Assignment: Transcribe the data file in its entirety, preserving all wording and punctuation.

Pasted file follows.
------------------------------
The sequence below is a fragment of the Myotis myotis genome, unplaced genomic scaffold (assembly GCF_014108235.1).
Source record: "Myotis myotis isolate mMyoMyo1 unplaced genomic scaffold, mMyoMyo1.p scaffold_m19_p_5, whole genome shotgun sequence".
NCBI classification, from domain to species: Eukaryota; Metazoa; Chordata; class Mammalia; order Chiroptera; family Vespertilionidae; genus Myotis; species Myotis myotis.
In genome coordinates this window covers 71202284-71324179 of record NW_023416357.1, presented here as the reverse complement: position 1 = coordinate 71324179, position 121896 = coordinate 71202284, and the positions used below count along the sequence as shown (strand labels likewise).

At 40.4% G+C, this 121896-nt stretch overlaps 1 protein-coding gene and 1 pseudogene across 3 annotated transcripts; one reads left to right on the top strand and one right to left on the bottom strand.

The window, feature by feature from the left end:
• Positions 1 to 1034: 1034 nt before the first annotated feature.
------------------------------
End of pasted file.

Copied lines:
The sequence below is a fragment of the Myotis myotis genome, unplaced genomic scaffold (assembly GCF_014108235.1).
Source record: "Myotis myotis isolate mMyoMyo1 unplaced genomic scaffold, mMyoMyo1.p scaffold_m19_p_5, whole genome shotgun sequence".
NCBI classification, from domain to species: Eukaryota; Metazoa; Chordata; class Mammalia; order Chiroptera; family Vespertilionidae; genus Myotis; species Myotis myotis.
In genome coordinates this window covers 71202284-71324179 of record NW_023416357.1, presented here as the reverse complement: position 1 = coordinate 71324179, position 121896 = coordinate 71202284, and the positions used below count along the sequence as shown (strand labels likewise).

At 40.4% G+C, this 121896-nt stretch overlaps 1 protein-coding gene and 1 pseudogene across 3 annotated transcripts; one reads left to right on the top strand and one right to left on the bottom strand.

The window, feature by feature from the left end:
• Positions 1 to 1034: 1034 nt before the first annotated feature.